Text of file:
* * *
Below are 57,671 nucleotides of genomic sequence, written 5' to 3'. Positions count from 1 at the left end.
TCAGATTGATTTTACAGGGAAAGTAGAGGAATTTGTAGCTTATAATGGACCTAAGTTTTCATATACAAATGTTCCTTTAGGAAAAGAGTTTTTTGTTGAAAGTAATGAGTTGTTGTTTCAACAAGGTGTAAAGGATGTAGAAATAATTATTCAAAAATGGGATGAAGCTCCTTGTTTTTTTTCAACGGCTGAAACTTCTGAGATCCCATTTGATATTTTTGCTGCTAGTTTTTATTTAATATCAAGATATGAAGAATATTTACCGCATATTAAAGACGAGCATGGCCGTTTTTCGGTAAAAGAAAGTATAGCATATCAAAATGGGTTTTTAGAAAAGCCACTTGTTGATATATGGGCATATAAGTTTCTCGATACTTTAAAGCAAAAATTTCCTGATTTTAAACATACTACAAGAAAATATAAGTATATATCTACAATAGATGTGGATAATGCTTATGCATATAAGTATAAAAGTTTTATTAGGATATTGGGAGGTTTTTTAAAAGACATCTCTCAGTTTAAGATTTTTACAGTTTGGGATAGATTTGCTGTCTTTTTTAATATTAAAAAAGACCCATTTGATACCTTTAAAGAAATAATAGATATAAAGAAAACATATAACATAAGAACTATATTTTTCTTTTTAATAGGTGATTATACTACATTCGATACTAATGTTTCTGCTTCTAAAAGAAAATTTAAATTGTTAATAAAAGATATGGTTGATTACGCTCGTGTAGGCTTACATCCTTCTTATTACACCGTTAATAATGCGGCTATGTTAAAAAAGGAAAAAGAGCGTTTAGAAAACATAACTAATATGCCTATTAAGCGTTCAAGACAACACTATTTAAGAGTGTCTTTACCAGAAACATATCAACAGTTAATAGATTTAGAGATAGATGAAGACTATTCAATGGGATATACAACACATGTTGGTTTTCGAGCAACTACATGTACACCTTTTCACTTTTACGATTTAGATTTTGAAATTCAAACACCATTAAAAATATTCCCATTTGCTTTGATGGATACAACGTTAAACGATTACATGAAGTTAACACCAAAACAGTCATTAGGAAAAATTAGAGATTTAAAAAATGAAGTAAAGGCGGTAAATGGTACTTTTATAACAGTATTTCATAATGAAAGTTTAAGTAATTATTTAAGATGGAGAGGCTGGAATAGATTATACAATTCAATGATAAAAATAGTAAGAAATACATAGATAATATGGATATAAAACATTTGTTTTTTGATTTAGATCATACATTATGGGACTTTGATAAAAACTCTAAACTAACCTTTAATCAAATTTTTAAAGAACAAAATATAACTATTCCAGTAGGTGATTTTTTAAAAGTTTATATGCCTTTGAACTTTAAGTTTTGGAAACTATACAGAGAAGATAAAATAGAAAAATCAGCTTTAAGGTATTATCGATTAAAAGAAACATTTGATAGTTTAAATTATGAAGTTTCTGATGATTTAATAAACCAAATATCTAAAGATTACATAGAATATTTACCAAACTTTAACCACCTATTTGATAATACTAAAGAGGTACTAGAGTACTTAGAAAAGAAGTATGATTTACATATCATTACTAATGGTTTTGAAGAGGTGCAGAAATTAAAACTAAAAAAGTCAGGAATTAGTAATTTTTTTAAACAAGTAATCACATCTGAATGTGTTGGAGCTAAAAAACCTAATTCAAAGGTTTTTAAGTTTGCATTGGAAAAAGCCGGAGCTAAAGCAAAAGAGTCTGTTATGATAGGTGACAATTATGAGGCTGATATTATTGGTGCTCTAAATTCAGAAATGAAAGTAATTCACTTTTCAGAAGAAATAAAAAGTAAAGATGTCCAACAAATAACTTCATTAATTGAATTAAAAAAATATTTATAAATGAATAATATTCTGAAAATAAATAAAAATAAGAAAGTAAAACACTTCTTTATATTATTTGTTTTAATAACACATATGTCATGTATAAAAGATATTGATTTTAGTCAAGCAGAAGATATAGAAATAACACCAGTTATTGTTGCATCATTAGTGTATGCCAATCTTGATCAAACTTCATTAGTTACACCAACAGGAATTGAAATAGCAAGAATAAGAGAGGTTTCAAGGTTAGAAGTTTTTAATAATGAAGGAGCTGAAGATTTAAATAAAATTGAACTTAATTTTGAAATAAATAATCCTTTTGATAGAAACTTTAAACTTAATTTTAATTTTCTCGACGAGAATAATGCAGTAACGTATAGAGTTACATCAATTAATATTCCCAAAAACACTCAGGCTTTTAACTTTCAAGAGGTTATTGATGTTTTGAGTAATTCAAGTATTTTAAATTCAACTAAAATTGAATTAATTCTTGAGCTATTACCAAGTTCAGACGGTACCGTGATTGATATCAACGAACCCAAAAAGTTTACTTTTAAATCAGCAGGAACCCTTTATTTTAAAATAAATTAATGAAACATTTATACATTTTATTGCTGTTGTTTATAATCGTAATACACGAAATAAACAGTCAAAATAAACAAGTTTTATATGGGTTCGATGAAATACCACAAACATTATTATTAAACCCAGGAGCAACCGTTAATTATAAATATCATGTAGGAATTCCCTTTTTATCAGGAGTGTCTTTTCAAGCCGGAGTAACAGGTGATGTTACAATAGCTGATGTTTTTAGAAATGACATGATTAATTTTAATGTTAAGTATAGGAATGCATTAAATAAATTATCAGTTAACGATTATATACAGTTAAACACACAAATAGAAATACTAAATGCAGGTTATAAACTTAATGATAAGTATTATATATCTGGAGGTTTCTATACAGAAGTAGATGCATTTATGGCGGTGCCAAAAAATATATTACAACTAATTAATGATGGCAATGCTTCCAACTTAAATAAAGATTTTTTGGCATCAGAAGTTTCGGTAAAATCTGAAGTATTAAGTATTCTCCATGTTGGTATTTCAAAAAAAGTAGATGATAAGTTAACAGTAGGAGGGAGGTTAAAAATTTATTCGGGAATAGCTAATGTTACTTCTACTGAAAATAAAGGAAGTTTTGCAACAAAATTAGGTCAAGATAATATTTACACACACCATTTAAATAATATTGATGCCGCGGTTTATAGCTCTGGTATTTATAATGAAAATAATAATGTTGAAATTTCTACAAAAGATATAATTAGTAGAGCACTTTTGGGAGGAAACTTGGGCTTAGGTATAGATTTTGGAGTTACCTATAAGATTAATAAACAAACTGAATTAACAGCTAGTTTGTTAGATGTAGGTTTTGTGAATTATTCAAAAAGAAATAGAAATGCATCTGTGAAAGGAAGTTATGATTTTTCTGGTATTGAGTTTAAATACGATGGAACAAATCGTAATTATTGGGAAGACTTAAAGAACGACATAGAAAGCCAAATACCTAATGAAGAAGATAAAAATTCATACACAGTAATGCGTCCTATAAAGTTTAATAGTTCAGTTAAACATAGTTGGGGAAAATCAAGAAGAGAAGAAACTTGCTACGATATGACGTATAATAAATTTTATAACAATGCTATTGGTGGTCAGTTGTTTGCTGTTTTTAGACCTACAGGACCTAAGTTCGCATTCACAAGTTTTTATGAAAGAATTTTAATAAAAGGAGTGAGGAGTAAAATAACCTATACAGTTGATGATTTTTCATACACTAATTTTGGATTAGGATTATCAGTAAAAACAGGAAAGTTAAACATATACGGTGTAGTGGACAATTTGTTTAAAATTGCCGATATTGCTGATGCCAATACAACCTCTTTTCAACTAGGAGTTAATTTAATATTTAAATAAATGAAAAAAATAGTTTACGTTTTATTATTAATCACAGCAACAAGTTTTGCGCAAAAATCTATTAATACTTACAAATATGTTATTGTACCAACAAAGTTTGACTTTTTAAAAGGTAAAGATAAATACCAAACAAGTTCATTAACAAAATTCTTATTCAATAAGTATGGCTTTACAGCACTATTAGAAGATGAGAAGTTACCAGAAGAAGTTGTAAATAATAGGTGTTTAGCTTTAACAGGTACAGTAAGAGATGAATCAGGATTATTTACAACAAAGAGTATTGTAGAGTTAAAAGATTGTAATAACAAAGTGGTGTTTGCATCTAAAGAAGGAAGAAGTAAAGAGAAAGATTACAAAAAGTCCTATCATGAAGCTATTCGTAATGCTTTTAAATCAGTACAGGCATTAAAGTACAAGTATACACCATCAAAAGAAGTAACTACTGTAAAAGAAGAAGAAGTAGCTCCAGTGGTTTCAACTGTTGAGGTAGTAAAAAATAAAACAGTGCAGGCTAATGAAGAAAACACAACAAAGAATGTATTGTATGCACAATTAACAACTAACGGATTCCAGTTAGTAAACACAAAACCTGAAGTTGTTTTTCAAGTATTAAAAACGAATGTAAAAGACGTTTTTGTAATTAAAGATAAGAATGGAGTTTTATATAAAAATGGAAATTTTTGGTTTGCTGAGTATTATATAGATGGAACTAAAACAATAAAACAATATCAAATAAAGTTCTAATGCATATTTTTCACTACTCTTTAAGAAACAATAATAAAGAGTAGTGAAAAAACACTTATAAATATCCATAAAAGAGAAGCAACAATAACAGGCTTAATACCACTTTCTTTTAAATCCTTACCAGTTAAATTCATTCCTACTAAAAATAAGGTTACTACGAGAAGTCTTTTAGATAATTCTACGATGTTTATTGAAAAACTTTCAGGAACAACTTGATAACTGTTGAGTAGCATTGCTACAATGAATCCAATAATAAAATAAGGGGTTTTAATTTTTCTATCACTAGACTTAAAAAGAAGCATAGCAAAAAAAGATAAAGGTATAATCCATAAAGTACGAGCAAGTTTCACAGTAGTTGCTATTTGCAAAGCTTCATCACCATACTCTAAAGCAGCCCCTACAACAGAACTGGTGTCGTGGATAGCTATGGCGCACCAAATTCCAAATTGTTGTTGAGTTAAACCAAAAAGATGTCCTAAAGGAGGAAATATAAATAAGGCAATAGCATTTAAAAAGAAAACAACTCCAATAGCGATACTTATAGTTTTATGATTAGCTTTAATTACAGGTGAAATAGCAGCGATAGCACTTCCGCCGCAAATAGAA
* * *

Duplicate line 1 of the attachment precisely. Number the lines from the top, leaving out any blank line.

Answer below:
Below are 57,671 nucleotides of genomic sequence, written 5' to 3'. Positions count from 1 at the left end.